“Every time I see Bruno, I think he still doesn’t want to talk to me and it’s beeen about 10 years (since it happened),” he said.
“I was far more aggressive and single-minded back then,” said the now-veteran racer who includes an Indy Lights championship, a Formula 3000 podium, a Formula One test and six Indianapolis 500 starts on his curriculum vitae.
“I just expected back then that I should be at the front of every race all the time,” said the California resident who acts as a pit reporter and race analyst for U.S. television networks when he’s not in the cockpit.
“Even if I was 11th and one lap down (as was the case in 2002), and somebody was in front of me, I would go for it. Bruno was a lap ahead of us, and running in front of us, and we got to the turn and he took the traditional wide turn-in (popular with drivers running by themselves) and I was racing for position and ran out of road, ending his race in the process.
“I didn’t feel good about it and he was understandably pissed off but he was so animated that there came a point where I was tired of listening to him shout at me so I called him back over to the car and let him know what I thought of his tirade, I think I called it his Brazilian enthusiasm, and that sent him into yet another tailspin.
“They (the safety team) got me going and I drove another couple of laps, only to find out that they’d disqualified me. I was out of a job shortly afterward.”
Junqueira, who finished second to another Brazilian racer, Cristiano da Matta, in that year’s CART championship, was not as forgiving and obviously still upset.
Asked about the circumstances Friday, as he prepared to practice for Sunday’s race in an Oreca-FLM09-Chevrolet that will compete in the Prototype Challenge class, he initially said that he didn’t mind racing against Bell again and the 2002 incident was history.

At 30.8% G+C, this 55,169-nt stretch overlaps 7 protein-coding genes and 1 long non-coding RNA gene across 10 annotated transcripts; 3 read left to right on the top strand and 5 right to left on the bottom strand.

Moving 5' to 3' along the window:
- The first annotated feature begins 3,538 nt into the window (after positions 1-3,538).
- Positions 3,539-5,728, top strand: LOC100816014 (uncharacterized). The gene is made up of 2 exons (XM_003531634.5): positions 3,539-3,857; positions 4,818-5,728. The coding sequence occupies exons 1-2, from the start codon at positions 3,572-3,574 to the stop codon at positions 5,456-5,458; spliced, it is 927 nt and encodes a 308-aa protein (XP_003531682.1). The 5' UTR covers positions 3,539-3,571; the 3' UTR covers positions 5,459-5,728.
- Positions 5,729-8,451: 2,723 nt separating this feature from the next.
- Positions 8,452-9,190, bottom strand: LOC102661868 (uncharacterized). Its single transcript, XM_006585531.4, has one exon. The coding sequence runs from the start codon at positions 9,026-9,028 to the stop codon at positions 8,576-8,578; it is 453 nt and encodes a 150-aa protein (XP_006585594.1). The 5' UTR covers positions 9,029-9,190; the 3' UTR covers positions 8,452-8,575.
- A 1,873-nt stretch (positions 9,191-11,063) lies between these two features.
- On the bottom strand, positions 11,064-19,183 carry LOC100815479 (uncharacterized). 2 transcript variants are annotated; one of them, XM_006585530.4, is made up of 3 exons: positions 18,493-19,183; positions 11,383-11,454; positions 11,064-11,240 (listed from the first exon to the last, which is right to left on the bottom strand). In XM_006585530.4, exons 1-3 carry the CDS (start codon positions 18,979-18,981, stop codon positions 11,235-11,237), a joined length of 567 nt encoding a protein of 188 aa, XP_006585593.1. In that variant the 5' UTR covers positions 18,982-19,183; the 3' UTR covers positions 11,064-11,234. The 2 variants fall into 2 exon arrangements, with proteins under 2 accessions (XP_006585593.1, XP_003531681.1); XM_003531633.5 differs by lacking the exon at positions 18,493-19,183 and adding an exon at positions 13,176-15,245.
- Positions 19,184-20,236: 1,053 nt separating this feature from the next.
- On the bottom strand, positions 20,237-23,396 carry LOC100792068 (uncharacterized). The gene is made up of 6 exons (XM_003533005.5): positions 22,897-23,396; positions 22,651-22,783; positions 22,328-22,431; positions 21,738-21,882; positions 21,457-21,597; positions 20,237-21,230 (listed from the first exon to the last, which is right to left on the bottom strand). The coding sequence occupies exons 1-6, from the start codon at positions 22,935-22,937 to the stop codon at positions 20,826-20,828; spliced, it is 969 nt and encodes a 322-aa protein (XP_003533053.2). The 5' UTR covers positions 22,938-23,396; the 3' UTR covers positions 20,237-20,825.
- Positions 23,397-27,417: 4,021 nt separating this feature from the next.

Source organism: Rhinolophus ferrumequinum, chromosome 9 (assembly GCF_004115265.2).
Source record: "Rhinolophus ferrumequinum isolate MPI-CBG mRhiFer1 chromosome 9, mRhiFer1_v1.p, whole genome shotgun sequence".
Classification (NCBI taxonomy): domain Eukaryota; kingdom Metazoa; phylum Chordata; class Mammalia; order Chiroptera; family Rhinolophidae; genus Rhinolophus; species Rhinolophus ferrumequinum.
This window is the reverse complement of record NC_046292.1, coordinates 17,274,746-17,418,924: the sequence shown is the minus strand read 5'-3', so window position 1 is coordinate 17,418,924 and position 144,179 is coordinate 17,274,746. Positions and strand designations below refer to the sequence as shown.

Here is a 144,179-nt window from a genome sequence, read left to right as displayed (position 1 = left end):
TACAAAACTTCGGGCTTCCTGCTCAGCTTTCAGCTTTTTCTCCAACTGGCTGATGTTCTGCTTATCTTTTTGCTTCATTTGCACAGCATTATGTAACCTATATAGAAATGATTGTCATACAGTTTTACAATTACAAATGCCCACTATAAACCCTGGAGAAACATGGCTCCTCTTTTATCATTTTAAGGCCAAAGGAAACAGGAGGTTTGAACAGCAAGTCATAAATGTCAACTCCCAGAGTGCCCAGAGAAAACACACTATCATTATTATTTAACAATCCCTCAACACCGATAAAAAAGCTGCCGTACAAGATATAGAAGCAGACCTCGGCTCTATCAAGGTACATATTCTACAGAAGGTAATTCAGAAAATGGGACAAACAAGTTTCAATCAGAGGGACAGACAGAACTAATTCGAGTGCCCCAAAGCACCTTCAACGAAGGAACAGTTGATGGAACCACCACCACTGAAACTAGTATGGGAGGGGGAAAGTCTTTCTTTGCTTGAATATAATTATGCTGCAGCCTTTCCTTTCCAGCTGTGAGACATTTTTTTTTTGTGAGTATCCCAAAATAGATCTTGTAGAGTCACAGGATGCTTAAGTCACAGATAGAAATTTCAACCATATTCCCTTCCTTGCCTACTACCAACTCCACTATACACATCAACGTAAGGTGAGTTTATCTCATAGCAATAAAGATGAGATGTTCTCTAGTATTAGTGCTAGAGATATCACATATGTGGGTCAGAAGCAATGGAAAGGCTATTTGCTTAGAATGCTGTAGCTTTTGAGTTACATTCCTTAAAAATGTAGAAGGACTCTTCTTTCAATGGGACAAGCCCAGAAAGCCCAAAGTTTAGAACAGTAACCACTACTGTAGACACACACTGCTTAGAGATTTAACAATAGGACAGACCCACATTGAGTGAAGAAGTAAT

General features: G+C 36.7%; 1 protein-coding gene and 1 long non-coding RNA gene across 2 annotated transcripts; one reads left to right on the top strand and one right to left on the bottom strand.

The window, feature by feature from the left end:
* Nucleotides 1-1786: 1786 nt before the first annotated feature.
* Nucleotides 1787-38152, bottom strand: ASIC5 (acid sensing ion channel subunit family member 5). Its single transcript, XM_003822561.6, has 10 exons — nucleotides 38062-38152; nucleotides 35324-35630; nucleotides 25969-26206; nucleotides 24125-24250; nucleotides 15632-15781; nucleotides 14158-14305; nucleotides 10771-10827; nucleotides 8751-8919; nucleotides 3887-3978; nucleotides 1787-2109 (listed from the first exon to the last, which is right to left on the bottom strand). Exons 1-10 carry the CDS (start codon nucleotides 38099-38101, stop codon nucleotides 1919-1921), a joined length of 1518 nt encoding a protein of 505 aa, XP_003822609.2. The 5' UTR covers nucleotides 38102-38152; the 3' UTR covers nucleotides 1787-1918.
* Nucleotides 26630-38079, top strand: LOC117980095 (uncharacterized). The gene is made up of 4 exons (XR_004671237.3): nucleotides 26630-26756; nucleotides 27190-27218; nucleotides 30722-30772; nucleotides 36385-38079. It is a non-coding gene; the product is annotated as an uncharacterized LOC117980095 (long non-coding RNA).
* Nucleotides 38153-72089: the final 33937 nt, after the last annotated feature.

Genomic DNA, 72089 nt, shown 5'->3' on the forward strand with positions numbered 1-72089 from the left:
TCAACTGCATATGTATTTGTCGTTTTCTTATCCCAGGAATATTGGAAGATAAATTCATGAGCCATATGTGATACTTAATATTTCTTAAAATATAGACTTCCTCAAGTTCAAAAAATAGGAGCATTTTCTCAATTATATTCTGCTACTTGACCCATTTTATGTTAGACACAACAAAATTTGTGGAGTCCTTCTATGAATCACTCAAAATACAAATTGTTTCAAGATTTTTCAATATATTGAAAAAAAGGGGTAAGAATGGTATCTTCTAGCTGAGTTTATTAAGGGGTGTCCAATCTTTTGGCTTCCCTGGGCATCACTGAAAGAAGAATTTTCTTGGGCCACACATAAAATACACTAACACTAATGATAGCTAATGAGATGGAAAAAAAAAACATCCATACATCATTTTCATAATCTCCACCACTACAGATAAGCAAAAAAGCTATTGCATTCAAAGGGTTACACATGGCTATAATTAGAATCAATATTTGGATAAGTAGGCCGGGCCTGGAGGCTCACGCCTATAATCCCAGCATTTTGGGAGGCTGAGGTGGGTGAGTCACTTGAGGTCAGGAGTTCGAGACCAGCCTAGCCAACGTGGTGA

But then his eyes hardened and he said: “I was running for the championship; he was a lap down. He was a pay driver. An amateur!”
Junqueira has raced in the American Le Mans Series previously – he was at Canadian Tire Motorsport Park a year ago – but this will be a first for Bell, although he’s been on the property previously and has a link to the legendary circuit.
“My father-in-law, Rod Campbell (formerly of Montreal and now of Santa Monica, Calif.) was the English-language announcer for the first Formula One Grand Prix of Canada back in 1967 at what was then called Mosport,” said Bell, who was late getting to the track Friday after getting lost while commuting from his Peterborough-area hotel.
“And Rod and I came to Mosport four or five years ago to visit Walter Wolf, who’d entered one of his cars in a vintage car race here. Rod managed Wolf’s F1 team for several years in the 1970s.”
As well as the 29 entered American Le Mans Series cars, cars entered in the Canadian Touring Car Championship, Cooper Tires Prototype Lights, Porsche GT3 Cup Challenge Canada and the Playboy Mazda MX-5 Cup series all practiced Friday, mostly without incident.
The first race of the weekend, the IMSA GT3 Cup Challenge, will go Saturday afternoon shortly after 1 p.m. American Le Mans Series qualifying will then be held, followed by more support races.
The Mobil 1 presents the Grand Prix of Mosport will go to the post at noon on Sunday. Whether Townsend Bell and Bruno Junqueira will give each other a wide berth remains to be seen.